“I was there to be a registered nurse, not to be judge and jury,” Hargis said, explaining why she sued. “I wasn’t able to know whether inmates could withstand the rigors of isolation.”
The suit marked Hargis’ second major whistleblowing effort. In the 1990s, she sought to call attention to unsafe natural gas lines in Georgia and then ran unsuccessfuly for a seat on the Public Service Commission.
Augusta attorney Mike Brown, who represented Hargis in her lawsuit, said his client is not driven by anything other than the hope that she can improve conditions for others.
“I see a lot of whistleblowers,” he said. “Most have big egos. She’s not that way. She’s straight as an arrow. She wants to do the right thing and does not deviate from that.”
`Bright red blood’
In questioning during Hargis’ deposition, one inmate whose condition drew particular attention was Willie Tucker, a Bainbridge man incarcerated from September 2004 to November 2006 for cocaine possession.
Hargis testified that Tucker was seen by Rogers in the infirmary for persistent nose bleeds between April and October 2006. She said Tucker was repeatedly told he was suffering from high blood pressure or a sinus infection. Finally, when he was hospitalized, the problem was identified as a cancerous mass in his naval cavity.
“This was bright red blood,” Hargis testified, explaining why she believed the inmate should have received more urgent care. “His shirt would be covered in blood.”
Interviewed recently by the AJC, Tucker confirmed that his nose kept bleeding until his mother contacted the prison warden, who arranged for him to be examined at Augusta State Medical Prison. The bleeding was so bad he said he couldn’t lie down at night and once had to be removed from the dining hall because of it.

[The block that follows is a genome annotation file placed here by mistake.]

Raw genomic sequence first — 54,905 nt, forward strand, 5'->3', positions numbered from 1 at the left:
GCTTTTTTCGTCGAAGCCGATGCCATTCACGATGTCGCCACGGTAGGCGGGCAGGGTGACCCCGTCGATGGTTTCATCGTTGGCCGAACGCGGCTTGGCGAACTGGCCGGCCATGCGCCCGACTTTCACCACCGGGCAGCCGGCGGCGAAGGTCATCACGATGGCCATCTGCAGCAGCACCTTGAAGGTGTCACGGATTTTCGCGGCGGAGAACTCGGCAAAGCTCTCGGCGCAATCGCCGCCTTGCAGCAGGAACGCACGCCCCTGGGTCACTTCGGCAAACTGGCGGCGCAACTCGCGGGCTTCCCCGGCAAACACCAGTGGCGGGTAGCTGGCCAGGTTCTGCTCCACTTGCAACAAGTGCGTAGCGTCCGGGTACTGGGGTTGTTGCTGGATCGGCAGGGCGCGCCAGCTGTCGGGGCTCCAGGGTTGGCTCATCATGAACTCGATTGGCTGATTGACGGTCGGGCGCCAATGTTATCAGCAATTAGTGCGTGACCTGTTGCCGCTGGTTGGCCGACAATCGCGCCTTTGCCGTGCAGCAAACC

“It went on a long time,” he said. “My nose would bleed. I’d go back (to the infirmary) and they kept telling me there’s nothing they could do for a nose bleed. I told the lady, `There’s something more wrong with me. I need something.’ They told me there’s nothing they could do and just sent me back (to his cell).”
Tucker said the discovery of cancer allowed him to return to Bainbridge, where he received chemotherapy and radiation. Although he can no longer produce saliva, the cancer hasn’t spread, the 53-year-old said.
A bag in the closet
The fact that Hargis copied inmate records only came to light in January when the documents were turned over to the Columbia County sheriff’s office as she was going through a contentious breakup with her common law husband.
Hargis said the records, which were in a canvas bag in her bedroom closet, were known to no one other than her attorney until they were removed from her Harlem home by the man's daughter.
The sheriff’s office investigated whether Hargis was engaged in identify theft and consulted with the U.S. Secret Service to see if she had violated federal patient privacy laws, said Maj. Steve Morris, a spokesman for the department. Satisfied that no laws were broken, it turned the records over to the health care organizations to which they belonged, he said.
Patient privacy is protected under the federal Health Insurance Portability and Accountability Act, commonly known as HIPAA. However, there is an exception that allows whistleblowers to share medical records with their attorneys.
Brown said he reviewed the records and decided to limit the lawsuit to the circumstances surrounding Hargis’ dismissal. The documents were then returned to Hargis, he said.
“The only other person she showed them to is me,” Brown said. “There was no intent to invade anyone’s privacy.”